Well, Sam had his own technique. He marched behind Dean, drawn up to his full height, glowering at anyone who gave them more than a glance. An implicit Don't even think about it, a little too late but still making him feel better.

"Pretty sure Trucker hunted with your dad once," Ellen murmured from behind Sam.

Sam nodded. Didn't surprise him at all. But the timing sucked.

They'd only lost Dad six months before, found an oasis at the Roadhouse a few weeks after that. Dad was still a fresh wound for them both, but for Dean it had festered and didn't heal. Dealing with Dad's crap from a bunch of jerks with a bone to pick was the last thing he needed. And seeing his brother beat up and threatened was the last thing Sam did.

Dean ignored it all: the audience, his Sam shadow, Ellen. Looked like he had enough to do just concentrating on moving his feet. But he made it across the quiet room on his own, through the doorway to the room in the back. They'd turned down the offer of a bed the night before, but looked like they'd be staying now.

Dean made it one step inside, just out of the sight of curious eyes, before his knees buckled.

Sam jumped to catch him and swung him up for the few feet to the bed. "Stubborn jerk," he muttered heatlessly.

"Whiny…bitch," Dean said breathlessly back before groaning as Sam set him down. Sam quickly rolled him onto his side, his good arm.

Dean didn't push him away, not even when Sam silently started easing his clothes off. It said a lot about how much he was hurting. And how much he still trusted Sam.

Sam grabbed the bedding off the other bed and the first aid kit Ellen had set on the floor, to say it right back.

Maybe they hadn't actually talked much about Dad's death…but for right now, they were communicating just fine.


Sammy would make someone a good wife someday. That, or one of those big nurses who manhandled you in and out of bed and were a little scary when they gave you sponge baths.

Not that Sam—or any other guy—had ever done that for Dean, of course. Ever.

Dean shifted in bed, hiding a flinch from his brother's eagle eyes, and settled again into the decent mattress and the nest of ice packs. If it weren't for the blankets piled on him, he'd be frostbitten by now. "Is there anything left in Ellen's freezer?"

Sam's face creased. "Why, you need another one?"

He resisted an eye roll because Sam was dead serious. "No, genius, I think I'm frosty enough already, thanks. Dude, I can't even feel my right leg anymore."

Sam gave him a sympathetic look. "I saw that leg, Dean—believe me, numb is a good thing."

Dean sighed and dropped his head back. It still throbbed, and thinking was an aerobic workout, but at least he was pretty sure he was done hurling. Which, considering the first time had been down Sam's jeans, his brother was probably thankful for. "This sucks, man."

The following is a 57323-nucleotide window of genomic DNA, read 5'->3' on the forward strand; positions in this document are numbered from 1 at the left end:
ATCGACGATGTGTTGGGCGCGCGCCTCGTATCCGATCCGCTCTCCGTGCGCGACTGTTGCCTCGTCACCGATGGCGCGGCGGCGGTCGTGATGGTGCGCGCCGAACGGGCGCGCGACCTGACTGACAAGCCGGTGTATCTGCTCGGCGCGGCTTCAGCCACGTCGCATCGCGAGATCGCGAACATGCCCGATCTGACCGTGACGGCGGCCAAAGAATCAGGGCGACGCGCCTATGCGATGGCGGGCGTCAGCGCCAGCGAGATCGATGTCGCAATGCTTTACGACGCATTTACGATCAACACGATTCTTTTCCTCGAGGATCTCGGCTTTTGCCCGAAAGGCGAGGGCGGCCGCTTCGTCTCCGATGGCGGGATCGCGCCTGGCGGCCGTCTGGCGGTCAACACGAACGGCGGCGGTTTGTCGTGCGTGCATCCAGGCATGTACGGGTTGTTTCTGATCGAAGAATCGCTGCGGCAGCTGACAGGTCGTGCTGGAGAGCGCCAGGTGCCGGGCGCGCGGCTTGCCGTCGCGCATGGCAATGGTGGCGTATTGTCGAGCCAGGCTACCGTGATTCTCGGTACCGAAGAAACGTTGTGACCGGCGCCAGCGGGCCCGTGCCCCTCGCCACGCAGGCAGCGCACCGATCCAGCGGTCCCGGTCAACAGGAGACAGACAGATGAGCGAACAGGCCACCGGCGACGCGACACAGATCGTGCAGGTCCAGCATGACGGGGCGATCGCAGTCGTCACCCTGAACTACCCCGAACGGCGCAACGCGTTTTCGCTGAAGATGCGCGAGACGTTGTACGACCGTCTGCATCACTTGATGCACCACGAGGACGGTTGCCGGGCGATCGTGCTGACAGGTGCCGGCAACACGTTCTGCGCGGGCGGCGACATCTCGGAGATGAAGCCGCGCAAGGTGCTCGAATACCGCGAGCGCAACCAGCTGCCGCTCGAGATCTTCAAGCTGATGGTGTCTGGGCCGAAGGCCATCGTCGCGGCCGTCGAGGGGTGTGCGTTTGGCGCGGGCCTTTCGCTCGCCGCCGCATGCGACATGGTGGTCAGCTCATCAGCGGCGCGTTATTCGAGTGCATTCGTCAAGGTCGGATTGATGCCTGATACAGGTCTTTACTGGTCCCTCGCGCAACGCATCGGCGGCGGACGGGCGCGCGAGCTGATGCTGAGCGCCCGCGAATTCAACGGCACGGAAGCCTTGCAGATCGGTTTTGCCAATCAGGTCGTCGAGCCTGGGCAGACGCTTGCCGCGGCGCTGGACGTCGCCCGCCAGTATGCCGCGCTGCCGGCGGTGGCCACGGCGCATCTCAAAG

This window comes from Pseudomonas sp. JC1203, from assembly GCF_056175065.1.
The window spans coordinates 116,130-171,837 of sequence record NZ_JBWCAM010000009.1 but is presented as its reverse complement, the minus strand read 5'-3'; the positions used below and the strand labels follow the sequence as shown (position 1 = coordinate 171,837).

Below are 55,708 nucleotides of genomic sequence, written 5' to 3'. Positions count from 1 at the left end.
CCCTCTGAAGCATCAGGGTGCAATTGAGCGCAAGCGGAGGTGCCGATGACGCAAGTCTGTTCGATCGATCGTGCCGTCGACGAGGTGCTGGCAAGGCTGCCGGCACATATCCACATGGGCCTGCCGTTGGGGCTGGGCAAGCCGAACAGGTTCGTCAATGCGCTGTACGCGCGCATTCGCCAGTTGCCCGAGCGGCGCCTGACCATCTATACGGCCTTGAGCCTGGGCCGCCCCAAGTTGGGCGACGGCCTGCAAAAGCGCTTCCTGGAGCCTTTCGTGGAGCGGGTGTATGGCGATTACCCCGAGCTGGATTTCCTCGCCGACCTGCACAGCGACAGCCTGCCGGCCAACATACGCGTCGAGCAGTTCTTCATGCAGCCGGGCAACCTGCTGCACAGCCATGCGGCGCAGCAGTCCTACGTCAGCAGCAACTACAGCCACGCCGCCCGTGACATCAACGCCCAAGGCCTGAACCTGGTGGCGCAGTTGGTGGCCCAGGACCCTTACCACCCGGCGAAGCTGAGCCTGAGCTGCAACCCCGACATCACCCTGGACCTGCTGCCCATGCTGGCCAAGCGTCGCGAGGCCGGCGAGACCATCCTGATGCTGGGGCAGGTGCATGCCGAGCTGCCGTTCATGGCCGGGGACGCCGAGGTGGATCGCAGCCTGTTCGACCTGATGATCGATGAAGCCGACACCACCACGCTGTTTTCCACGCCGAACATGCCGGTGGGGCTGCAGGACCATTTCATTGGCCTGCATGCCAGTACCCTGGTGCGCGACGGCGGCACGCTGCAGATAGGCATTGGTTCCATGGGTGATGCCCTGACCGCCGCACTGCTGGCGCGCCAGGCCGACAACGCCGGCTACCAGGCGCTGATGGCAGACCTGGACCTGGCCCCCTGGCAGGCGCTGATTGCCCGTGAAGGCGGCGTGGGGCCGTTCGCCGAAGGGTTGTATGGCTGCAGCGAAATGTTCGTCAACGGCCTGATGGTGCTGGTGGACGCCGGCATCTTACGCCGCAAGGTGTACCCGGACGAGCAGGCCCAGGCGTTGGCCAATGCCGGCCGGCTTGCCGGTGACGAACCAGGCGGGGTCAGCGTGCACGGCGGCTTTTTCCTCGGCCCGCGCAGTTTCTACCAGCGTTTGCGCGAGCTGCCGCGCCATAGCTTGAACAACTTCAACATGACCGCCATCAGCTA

Sam huffed an agreement. "Ellen said she had a TV we could use while we're here."

"Yeah, but the chupacabra—"

"—is gonna wait," Sam said firmly. "Dean, five hunters almost killed you tonight."

Dean turned away uncomfortably, which in his current state meant rolling his head about three inches. Still, it effectively put Sam out of his line of sight. "Don't be such a drama queen, Sammy—they were just making a point."

"Yeah, that five against one makes for lousy odds."

Dean didn't say anything, studying the cracks in the plaster overhead. Ellen should really do something about those before the ceiling—

"You said…" Sam's halting tone unwittingly drew Dean's attention back, as his brother's distress always did. He felt Sam settle at the end of the bed. "You said it was about Dad?"

Dean snorted. "What can I say, the man just made friends wherever he went."

"I'm sorry," Sam said quietly, and when Dean's eyes finally swung down to him, he offered Dean a small, sad smile. Worried. Protective.

The kind of smile Dean had kept giving him after Jessica died.

Dean cleared his throat, reaching up to lift the icepack from where it was nestled against his left eye. Not that he could see a lot out of it that way, but he wanted to meet Sam's eyes squarely when he spoke. "He wasn't perfect, Sam—I know that. Look at what he told me about you."

Sam stared at him, mouth gaping like a fish. Which, considering he usually got all dewy-eyed when the subject of Dad's stupid last words came up, was a decided improvement. It even made Dean grin.

"Doesn't mean they didn't deserve you charging in like freakin' Rambo."

Sam flushed, successfully diverted. "I think I broke one of em's jaw," he said sheepishly.

Dean chuckled, dropping his head back. "That's my boy," he murmured.

And if Dean wasn't anybody's boy anymore…well, at least he wasn't alone.

The End